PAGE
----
March 16, 2005
Volume 1 - Number 65

Another from Wakodahatchee Wetlands. A great blue heron, at the end of Janurary, in the nest with his/her babies. Note the head of one of them, recently hatched.

The nesting great blue herons and anhingas have been one of the big Wakodahatchee attractions for the past two months, both for the casual visitors and the professional photographers. Though I am not thrilled with the photo above, I could not let this season pass without acknowledging the experience, especially sharing how quickly these babies grow. Part two follows tomorrow.

Two years ago, when we first moved here to South Florida, "maternity island" (my name for this nesting section of Wakodahatchee) was where I got grounded, finding people with whom I could speak and from whom I could learn. Watching the birds was very exciting. (New subscribers, if you are unfamiliar with Wakodahatchee, check out the article I wrote for my community newsletter that year, reflecting this excitement.)

What I find interesting now is that, though the same photographers still line up daily, my feelings are pretty much "been there, done that." AND, in the moment, some of the excitement does return. I'm thinking, as I write, that it may be the adrenalin of my creative juices dissipating in one area, moving on to recharge in another.

Can you recall similar experiences in your own life?

Responses yesterday were quite interesting, especially since two people had very similar, yet quite contrasting responses. Both saw painters.

Julie Jordan Scott wrote:
I see the "plant" as a painter. S/he is giving the Heron instructions on how to stand more "Heron-like" or something. The plant looks frustrated to me, or perhaps is just
very expressive with her/his hands.

See the canvas on the easel in front of the painter?

I can almost stand in the Heron's shoes and say "Well, I am doing the best Heron pose
I can... I think.. well, what do you think I should do? You are the artist, afterall...."

while Mary Gray states:
"Here's the notion I had when I first saw the photo. The heron is "the artist" looking at his creation. The fireflag just looks like an arranged group to me."

Mary also responded to my query, "How many birds do you see?" "Eight birds IF you consider the fireflag as one taller bird and two smaller ones--and count all the reflections (though it's maybe just the tops of the heads for the smaller ones)."

Tapping into philosphical thoughts, Karen Caterson wrote:
"The first thing I thought of--after reading your comments and looking at the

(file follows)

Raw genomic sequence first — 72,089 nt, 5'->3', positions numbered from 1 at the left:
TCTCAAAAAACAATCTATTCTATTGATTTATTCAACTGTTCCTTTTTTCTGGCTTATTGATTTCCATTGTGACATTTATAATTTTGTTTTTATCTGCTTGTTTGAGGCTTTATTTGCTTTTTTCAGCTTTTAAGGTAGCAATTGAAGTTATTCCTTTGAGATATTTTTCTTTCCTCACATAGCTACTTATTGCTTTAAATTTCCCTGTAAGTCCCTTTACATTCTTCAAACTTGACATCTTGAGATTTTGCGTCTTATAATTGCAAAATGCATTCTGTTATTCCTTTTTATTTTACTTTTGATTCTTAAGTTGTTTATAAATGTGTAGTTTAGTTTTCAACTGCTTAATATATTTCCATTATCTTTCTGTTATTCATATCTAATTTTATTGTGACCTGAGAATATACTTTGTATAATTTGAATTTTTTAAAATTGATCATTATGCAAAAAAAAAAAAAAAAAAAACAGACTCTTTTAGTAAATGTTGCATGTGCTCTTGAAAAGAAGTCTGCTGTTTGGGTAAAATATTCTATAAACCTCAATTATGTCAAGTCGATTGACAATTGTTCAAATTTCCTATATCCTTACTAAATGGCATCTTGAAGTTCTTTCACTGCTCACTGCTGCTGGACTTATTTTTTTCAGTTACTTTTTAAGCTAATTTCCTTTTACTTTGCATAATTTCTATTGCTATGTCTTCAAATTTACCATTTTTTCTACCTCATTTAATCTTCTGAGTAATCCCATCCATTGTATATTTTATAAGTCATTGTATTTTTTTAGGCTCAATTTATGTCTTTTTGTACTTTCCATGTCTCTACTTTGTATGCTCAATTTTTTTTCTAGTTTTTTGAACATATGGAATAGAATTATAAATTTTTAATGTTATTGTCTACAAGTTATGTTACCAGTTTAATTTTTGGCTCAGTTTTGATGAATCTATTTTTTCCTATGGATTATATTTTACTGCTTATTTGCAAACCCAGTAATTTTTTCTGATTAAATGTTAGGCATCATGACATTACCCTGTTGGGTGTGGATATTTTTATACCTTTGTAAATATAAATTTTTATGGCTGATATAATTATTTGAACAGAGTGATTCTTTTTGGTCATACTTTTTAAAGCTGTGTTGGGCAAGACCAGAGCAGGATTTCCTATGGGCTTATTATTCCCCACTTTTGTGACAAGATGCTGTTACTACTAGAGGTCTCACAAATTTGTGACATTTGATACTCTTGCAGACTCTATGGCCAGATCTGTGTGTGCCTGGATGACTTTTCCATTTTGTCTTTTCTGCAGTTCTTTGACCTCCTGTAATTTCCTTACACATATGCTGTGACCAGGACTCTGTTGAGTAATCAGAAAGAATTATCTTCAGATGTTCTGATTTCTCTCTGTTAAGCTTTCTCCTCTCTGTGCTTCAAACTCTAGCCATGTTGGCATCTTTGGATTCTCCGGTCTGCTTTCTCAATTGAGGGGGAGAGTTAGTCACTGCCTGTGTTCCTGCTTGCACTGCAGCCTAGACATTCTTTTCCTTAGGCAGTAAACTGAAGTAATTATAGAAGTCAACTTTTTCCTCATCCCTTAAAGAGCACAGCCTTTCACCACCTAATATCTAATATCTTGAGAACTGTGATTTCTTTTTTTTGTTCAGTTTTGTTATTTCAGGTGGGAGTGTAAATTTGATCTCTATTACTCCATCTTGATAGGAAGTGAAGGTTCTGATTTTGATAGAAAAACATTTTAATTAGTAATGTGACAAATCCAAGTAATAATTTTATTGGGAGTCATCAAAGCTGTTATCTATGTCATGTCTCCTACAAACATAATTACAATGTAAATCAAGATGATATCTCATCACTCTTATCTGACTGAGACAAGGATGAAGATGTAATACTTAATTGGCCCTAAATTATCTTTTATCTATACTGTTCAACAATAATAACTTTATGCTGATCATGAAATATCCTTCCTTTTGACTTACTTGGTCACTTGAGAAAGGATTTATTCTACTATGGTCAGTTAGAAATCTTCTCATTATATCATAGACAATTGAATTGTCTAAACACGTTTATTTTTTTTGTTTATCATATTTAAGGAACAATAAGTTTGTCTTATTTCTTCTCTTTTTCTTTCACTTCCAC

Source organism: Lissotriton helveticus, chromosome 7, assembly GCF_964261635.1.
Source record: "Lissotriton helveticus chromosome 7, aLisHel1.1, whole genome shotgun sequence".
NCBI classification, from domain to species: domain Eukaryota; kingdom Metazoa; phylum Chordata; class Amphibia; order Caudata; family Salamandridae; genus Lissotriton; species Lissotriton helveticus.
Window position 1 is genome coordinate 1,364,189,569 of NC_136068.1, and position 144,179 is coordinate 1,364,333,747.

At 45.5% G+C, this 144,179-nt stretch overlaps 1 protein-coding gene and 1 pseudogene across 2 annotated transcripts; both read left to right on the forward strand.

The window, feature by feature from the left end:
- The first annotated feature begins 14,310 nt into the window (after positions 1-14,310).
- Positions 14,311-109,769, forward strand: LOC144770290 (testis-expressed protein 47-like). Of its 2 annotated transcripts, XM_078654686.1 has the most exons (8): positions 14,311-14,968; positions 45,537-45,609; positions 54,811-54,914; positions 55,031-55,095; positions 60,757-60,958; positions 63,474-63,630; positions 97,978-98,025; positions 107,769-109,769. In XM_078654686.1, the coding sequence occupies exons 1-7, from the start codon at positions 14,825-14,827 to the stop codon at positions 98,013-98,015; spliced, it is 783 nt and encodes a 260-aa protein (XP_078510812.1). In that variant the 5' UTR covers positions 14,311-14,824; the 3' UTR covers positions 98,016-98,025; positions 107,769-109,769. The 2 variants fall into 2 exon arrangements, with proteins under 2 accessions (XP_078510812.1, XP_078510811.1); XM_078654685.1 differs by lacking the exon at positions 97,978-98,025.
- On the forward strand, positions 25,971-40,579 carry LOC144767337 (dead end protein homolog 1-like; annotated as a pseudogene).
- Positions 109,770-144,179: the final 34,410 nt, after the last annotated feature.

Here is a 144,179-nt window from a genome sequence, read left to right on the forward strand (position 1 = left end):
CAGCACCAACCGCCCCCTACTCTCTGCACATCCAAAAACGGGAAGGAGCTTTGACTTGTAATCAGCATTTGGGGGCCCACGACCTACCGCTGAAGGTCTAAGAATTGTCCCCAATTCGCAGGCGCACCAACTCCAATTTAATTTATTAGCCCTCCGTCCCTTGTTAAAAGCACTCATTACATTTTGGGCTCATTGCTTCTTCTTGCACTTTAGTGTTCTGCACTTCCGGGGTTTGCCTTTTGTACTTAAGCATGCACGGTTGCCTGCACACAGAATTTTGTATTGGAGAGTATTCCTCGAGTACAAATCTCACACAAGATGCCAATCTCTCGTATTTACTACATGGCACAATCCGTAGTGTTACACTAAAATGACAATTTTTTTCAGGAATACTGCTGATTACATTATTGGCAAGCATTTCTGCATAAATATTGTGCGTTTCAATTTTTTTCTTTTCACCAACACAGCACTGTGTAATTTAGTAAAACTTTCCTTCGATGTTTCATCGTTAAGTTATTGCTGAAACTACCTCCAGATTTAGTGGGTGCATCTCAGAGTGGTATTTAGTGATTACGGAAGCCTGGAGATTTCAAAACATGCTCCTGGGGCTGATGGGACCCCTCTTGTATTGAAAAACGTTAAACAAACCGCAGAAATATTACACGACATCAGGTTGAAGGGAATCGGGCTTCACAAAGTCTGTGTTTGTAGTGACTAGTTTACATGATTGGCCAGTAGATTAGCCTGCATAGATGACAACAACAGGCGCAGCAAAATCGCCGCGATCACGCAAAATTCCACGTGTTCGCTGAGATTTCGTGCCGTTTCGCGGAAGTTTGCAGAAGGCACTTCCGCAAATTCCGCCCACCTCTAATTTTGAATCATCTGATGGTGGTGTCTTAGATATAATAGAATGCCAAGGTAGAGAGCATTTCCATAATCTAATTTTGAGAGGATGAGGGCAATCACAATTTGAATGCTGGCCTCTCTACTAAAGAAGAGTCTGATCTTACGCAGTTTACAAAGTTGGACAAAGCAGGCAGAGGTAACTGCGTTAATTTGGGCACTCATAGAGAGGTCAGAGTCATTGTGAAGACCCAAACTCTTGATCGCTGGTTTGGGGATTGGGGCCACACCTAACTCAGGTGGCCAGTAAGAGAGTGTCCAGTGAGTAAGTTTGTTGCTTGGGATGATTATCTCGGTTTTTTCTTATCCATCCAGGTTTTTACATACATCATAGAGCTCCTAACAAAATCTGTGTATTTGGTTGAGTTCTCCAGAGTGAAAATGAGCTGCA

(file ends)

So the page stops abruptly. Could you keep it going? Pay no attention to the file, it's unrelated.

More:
picture--was of Martin Buber's "I-It"description----because, to me, it looks like the bird is "talking" to the plant--and the bird is seeing the plant as something/someone-other than what it actually is....

I'm thinking that the bird sees the plant as another bird, like him/her--but in reality the plant is something/someone entirely different--BUT the bird does not make that distinction--the bird has made an "It" of the plant, by not seeing the
plant as it really is---"

being offered by Friends of PICTURE TO PONDER.

"How to Teach Teleclasses and Teleseminars that Change Lives" , several Writing Classes and more offered by my amazing friend and mentor, Julie Jordan Scott. See previous issues for my comments or simply click on either of the links above.

March FREE membership in ARTELLA. I continue to be fascinated by the web site links Marney Makridakis sends daily with LinkLatte, one of the many benefits of membership. Marney continues to amaze me with the breadth of things she comes up with. See ARTELLA March Membership.


During this past year, using the Isagenix program, I've happily released 25 to 30 lbs of years of excess weight. This weekend, between Art Show activities, I took a few minutes to register for a site that has great information, including a TV report segment on it. Check out Wealth and More Time, should you have an interest in this arena.

If you enjoyed today's PTP, and would like to share it with friends, feel free to send them the link for this issue - In many instances, the photos are not picked up if you simply forward the issue.


© 2005 Sheila Finkelstein

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Last Updated 3/16/05